Despite this, we caught a local bus from our campsite in La Zubia to the Palacio de Congresos de Granada to begin our visit. We crossed the River Genil and headed through parks and tree lined streets, dodging puddles bouncing with the persistently dropping rain. It seemed much more gritty, urban and real than previous cities we’d visited in Spain; political graffiti, rundown buildings and rubbish strewn back streets, when away from the main historic centre. It may have been the rainy grey day that influenced our initial assessment, emphasising the grey underbelly and dark corners. A brightly shining sun can help to hide a multitude of issues and make everything look new and clean, or lead the observer to overlook faults. The city as seen in the worst of conditions may be the most honest viewing.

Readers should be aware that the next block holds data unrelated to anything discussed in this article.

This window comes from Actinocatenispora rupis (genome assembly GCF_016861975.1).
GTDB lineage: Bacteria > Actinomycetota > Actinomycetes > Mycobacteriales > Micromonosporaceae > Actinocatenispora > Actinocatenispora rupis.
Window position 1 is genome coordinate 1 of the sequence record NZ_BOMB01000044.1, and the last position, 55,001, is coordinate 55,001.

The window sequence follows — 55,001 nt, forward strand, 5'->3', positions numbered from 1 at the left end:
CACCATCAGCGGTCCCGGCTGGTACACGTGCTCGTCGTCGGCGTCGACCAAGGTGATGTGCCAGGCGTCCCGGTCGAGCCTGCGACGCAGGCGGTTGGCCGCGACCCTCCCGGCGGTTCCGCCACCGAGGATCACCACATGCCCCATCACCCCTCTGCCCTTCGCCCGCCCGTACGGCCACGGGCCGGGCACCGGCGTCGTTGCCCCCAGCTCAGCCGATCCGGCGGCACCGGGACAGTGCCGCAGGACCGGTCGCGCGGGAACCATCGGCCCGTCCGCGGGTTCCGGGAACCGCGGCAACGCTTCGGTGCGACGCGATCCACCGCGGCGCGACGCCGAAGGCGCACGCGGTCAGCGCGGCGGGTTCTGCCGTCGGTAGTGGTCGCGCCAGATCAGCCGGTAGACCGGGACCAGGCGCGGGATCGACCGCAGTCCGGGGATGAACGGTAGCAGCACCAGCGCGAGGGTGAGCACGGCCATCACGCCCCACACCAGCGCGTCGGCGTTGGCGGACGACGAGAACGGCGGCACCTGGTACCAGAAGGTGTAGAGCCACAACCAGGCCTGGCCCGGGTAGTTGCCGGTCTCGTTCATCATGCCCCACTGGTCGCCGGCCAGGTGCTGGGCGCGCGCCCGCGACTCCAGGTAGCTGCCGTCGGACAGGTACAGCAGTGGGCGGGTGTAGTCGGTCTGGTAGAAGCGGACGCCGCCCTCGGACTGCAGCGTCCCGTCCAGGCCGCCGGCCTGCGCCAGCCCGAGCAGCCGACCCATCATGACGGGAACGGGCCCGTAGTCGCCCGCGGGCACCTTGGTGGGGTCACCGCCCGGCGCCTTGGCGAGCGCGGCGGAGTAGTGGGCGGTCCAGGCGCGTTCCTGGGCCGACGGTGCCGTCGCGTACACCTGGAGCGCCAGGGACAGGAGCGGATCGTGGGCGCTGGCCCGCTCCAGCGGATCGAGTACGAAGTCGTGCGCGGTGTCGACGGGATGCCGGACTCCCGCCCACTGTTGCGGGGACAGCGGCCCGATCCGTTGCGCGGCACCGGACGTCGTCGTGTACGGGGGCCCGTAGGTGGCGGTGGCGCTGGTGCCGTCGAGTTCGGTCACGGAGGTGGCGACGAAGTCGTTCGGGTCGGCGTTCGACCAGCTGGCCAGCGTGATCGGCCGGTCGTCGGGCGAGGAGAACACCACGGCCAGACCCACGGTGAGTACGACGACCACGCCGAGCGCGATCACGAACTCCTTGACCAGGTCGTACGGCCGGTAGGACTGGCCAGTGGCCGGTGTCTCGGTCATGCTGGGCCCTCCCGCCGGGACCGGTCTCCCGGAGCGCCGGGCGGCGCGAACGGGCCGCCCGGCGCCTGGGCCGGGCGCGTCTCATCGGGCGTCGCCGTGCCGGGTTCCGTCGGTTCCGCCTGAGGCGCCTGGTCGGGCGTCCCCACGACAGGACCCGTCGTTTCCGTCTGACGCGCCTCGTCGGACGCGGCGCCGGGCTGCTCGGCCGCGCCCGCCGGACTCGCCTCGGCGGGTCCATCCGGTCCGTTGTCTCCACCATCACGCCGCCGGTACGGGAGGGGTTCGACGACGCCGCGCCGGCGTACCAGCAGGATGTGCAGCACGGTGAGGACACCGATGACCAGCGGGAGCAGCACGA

No visit to Granada would be complete without seeing the Alhambra, but with tickets needing to be booked one day in advance, that was to be our main activity the following day. Seeing the historic city centre was our main goal this day. We had a look at the Catedral de Granada with the adjacent, attached, Iglesia del Sagrario. The small streets around the quarter were filled with tourist shops selling the usual trinkets and postcards, although mostly empty as the rain dripped sullenly off their projecting awnings, usually in place to protect browsers from the sun. To get our bearings a little, we decided to head for a high vantage point to look out over the city. We walked up and through the narrow backstreets of El Albaicín, enjoying the climb and the maze-like routes as we reached various viewpoints, each offering a different perspective over Granada. The Mirador de Los Carvajales was the first reached, a small park area with neat benching and shade trees that opened up to view across to the impressive walled complex of the Alhambra opposite. This far south in Spain the colours of autumn were just catching up and the tall trees around the walls looked beautifully varied in reds and yellows, even through the dull hazy drizzle.